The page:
Since I don’t think it’s been discussed much here and seems to have flown under the radar a bit, let’s talk about the North Carolina Supreme Court election. I heard about this race from a politically connected North Carolinian, and have seen fairly little coverage and discussion elsewhere. Here’s the basic sequence of events: The North Carolina Supreme Court currently has a 4-3 Democratic majority. Up for re-election this year is one of the three Republicans, Barbara Jackson, who has proved a reliable vote for whatever shenanigans the NC GOP is up to. She was widely understood as vulnerable, and a number of high profile Democrats were considering a run against her. In an attempt to aid her re-election chances, the state legislature passed a bill to eliminate primaries for judicial elections. The hope was that the Democrats would fail to solve the collective action problem and end up splitting the Democratic vote. The North Carolina Democratic party sued, but to no avail.
Happily, it appeared that Democrats did manage to solve the collective action problem; as the filing deadline approached the only candidates were Jackson and Anita Earls, a founder and director of a Durham-based Southern Coalition for Social Justice, civil rights non-profit organization. Her organization had a history of fighting gerrymandering and voter suppression in the courts, and she seemed to be one of the stronger potential Democratic challengers. Then, on the afternoon of the day of the filing deadline, a third candidate filed–Chris Anglin, a largely unknown 32 year old private attorney, who filed to run as a Republican. Anglin had actually been rumored to have been considering a run in the Democratic primary, and indeed had been registered as a Democrat until about a week before he filed to run. (North Carolina had previously had a rule that one couldn’t run as a Republican or Democrat unless you had been registered in that party for at least 90 days; in their repeal of the primary election they had, perhaps carelessly, repealed this rule as well.) For the next five months, Anglin played it straight, dismissing Republican charges that he was a Democratic plant, and presenting himself as a principled anti-Trump Republican, in the race to give a voice to “constitutional Republicans” who “stand up for the rule of law.” On election day, Earls won comfortably, with 49% of the vote; the incumbent Jackson only got 34%, and Anglin 16%. The Democrats now control the North Carolina Supreme Court 5-2, and the only justice up for re-election in 2020 is one of the remaining two Republicans.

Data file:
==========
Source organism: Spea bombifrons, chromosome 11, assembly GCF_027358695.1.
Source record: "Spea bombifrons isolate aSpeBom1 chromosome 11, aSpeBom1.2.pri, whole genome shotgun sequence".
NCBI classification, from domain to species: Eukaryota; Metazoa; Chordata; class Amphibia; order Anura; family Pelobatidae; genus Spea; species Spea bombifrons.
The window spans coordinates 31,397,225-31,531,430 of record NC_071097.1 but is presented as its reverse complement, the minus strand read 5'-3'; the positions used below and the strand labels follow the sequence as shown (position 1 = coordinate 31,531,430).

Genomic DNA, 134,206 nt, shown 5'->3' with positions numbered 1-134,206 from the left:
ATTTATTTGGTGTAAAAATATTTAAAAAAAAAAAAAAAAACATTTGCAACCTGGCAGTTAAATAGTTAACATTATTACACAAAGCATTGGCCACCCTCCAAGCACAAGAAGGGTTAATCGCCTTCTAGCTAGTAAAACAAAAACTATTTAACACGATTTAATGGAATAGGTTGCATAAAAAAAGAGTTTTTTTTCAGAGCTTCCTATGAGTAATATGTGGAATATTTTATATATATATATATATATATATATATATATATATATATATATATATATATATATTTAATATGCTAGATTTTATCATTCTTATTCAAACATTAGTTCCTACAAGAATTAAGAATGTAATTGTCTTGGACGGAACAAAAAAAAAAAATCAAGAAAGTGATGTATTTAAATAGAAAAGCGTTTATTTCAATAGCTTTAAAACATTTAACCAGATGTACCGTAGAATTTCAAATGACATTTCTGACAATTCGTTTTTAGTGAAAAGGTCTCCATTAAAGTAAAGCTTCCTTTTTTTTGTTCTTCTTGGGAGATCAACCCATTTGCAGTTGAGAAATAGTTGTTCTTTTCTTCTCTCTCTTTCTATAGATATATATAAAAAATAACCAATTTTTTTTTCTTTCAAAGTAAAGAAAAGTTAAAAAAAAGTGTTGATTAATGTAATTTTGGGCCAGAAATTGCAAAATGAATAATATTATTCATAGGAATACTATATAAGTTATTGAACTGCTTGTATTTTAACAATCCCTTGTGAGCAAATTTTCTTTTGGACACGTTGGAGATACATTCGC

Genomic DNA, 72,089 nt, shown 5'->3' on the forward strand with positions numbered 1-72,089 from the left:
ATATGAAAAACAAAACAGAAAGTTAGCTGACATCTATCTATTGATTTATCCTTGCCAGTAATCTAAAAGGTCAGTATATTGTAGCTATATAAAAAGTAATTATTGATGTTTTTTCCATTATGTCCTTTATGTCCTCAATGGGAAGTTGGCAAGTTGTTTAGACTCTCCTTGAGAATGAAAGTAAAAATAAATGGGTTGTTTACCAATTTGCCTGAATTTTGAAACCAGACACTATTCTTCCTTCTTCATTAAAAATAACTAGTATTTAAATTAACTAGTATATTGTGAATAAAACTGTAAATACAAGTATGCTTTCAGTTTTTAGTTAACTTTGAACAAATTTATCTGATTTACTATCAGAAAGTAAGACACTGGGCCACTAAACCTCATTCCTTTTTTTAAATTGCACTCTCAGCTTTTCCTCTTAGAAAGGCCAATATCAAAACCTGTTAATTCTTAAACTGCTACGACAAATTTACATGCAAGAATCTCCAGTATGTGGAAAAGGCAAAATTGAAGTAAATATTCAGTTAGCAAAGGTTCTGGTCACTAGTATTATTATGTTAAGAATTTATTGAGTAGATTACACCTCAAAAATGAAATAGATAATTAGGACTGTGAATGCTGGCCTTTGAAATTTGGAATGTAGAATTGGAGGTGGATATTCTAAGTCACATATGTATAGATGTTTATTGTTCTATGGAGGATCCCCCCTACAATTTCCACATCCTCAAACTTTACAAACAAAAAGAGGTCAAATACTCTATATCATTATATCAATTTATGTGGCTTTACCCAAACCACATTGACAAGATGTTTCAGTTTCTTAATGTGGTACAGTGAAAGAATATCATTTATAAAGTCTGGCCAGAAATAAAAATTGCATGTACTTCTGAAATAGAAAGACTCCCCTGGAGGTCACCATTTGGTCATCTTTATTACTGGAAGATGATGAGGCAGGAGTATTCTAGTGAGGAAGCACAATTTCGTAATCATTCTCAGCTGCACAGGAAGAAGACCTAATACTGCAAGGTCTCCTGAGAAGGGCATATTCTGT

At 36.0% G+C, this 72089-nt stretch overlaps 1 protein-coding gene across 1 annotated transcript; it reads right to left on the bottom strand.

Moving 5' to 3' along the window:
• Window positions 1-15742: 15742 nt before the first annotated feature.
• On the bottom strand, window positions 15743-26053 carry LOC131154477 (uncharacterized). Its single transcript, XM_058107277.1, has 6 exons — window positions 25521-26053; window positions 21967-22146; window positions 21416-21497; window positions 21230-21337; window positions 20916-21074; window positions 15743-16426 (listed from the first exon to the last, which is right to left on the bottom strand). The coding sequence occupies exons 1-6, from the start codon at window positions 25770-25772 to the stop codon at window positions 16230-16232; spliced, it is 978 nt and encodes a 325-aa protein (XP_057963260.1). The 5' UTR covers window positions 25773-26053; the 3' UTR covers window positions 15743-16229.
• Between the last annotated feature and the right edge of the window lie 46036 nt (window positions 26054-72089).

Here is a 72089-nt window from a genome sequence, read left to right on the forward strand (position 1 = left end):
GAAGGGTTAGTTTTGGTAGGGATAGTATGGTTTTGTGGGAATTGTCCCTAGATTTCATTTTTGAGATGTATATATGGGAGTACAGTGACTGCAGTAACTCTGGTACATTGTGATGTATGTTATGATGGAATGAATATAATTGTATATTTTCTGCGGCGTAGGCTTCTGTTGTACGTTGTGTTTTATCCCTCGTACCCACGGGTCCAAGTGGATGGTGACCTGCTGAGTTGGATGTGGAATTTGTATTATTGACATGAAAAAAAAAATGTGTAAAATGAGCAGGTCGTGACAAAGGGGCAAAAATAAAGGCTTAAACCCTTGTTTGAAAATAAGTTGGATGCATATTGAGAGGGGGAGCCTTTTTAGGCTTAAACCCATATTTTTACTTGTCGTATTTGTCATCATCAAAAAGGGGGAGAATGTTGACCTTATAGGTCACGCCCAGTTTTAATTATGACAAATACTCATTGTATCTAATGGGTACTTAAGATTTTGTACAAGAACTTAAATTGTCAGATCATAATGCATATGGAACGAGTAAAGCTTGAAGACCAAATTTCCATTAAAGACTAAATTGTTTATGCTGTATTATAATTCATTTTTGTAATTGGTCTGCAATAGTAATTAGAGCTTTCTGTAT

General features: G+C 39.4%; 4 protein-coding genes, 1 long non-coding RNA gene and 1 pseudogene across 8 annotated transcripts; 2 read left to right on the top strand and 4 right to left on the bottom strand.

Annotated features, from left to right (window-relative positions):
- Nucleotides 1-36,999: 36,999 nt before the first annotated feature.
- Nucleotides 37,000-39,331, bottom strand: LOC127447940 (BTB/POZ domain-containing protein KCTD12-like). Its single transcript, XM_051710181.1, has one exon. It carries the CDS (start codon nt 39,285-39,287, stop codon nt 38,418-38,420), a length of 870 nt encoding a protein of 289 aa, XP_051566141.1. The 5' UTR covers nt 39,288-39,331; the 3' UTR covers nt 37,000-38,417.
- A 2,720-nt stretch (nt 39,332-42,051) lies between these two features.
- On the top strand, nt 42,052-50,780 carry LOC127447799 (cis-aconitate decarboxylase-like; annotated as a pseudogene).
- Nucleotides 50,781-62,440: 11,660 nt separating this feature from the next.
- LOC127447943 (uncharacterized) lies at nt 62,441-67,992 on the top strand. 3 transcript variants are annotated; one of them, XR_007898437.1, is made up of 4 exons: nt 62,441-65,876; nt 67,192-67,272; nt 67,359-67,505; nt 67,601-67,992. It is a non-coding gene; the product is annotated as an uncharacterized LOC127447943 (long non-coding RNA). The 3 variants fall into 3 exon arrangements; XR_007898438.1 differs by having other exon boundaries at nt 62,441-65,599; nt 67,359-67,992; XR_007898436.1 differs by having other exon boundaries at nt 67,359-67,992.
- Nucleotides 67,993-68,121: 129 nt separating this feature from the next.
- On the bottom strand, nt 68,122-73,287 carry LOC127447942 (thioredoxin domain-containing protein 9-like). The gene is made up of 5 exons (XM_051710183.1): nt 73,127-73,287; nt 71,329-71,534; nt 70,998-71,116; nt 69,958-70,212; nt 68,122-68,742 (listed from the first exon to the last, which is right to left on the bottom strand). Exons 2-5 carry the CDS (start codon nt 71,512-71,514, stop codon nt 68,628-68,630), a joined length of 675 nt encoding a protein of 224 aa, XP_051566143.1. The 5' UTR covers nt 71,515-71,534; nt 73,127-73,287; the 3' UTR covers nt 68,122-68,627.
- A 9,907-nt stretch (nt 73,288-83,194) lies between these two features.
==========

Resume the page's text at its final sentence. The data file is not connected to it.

In conclusion, if you’re in North Carolina and you see this guy in a bar, either mock him for his delusional dreams of a principled anti-Trump Republicanism, or buy him a drink.